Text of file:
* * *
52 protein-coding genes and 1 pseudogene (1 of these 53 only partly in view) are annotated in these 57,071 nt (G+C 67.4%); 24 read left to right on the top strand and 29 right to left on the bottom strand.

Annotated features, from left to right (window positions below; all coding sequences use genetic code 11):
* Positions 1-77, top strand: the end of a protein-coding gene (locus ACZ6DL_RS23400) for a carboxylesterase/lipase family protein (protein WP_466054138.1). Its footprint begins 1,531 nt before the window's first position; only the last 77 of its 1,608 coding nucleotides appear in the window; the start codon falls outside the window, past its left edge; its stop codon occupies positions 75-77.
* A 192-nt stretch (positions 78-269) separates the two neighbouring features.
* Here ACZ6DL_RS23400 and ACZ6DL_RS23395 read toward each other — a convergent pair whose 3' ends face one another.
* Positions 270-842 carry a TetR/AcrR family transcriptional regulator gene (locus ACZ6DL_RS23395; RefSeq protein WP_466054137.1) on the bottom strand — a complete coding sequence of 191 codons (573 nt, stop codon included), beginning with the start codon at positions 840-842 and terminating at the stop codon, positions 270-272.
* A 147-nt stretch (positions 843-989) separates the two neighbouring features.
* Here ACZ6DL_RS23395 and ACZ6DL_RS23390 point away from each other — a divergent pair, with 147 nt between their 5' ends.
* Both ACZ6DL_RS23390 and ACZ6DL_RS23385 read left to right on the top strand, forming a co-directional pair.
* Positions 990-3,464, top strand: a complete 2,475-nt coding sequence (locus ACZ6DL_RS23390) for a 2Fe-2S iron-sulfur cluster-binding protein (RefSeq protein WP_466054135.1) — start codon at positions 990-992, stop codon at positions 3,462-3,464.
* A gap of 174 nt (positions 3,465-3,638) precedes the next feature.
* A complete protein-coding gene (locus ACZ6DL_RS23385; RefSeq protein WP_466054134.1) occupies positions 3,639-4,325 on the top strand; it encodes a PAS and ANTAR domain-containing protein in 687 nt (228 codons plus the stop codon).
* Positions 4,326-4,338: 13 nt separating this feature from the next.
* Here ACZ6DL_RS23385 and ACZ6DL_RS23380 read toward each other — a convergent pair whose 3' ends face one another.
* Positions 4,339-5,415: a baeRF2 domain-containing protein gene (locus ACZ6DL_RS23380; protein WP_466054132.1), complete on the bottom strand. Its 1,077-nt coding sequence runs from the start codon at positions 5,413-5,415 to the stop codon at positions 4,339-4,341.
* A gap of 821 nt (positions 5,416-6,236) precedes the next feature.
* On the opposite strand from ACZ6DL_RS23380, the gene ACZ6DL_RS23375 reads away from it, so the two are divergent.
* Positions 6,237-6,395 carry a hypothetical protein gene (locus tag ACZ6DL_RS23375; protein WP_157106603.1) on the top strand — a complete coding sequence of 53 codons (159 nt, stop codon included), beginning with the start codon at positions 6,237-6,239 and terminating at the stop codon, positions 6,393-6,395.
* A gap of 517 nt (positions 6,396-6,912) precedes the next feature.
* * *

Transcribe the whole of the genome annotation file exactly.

52 protein-coding genes and 1 pseudogene (1 of these 53 only partly in view) are annotated in these 57,071 nt (G+C 67.4%); 24 read left to right on the top strand and 29 right to left on the bottom strand.

Annotated features, from left to right (window positions below; all coding sequences use genetic code 11):
* Positions 1-77, top strand: the end of a protein-coding gene (locus ACZ6DL_RS23400) for a carboxylesterase/lipase family protein (protein WP_466054138.1). Its footprint begins 1,531 nt before the window's first position; only the last 77 of its 1,608 coding nucleotides appear in the window; the start codon falls outside the window, past its left edge; its stop codon occupies positions 75-77.
* A 192-nt stretch (positions 78-269) separates the two neighbouring features.
* Here ACZ6DL_RS23400 and ACZ6DL_RS23395 read toward each other — a convergent pair whose 3' ends face one another.
* Positions 270-842 carry a TetR/AcrR family transcriptional regulator gene (locus ACZ6DL_RS23395; RefSeq protein WP_466054137.1) on the bottom strand — a complete coding sequence of 191 codons (573 nt, stop codon included), beginning with the start codon at positions 840-842 and terminating at the stop codon, positions 270-272.
* A 147-nt stretch (positions 843-989) separates the two neighbouring features.
* Here ACZ6DL_RS23395 and ACZ6DL_RS23390 point away from each other — a divergent pair, with 147 nt between their 5' ends.
* Both ACZ6DL_RS23390 and ACZ6DL_RS23385 read left to right on the top strand, forming a co-directional pair.
* Positions 990-3,464, top strand: a complete 2,475-nt coding sequence (locus ACZ6DL_RS23390) for a 2Fe-2S iron-sulfur cluster-binding protein (RefSeq protein WP_466054135.1) — start codon at positions 990-992, stop codon at positions 3,462-3,464.
* A gap of 174 nt (positions 3,465-3,638) precedes the next feature.
* A complete protein-coding gene (locus ACZ6DL_RS23385; RefSeq protein WP_466054134.1) occupies positions 3,639-4,325 on the top strand; it encodes a PAS and ANTAR domain-containing protein in 687 nt (228 codons plus the stop codon).
* Positions 4,326-4,338: 13 nt separating this feature from the next.
* Here ACZ6DL_RS23385 and ACZ6DL_RS23380 read toward each other — a convergent pair whose 3' ends face one another.
* Positions 4,339-5,415: a baeRF2 domain-containing protein gene (locus ACZ6DL_RS23380; protein WP_466054132.1), complete on the bottom strand. Its 1,077-nt coding sequence runs from the start codon at positions 5,413-5,415 to the stop codon at positions 4,339-4,341.
* A gap of 821 nt (positions 5,416-6,236) precedes the next feature.
* On the opposite strand from ACZ6DL_RS23380, the gene ACZ6DL_RS23375 reads away from it, so the two are divergent.
* Positions 6,237-6,395 carry a hypothetical protein gene (locus tag ACZ6DL_RS23375; protein WP_157106603.1) on the top strand — a complete coding sequence of 53 codons (159 nt, stop codon included), beginning with the start codon at positions 6,237-6,239 and terminating at the stop codon, positions 6,393-6,395.
* A gap of 517 nt (positions 6,396-6,912) precedes the next feature.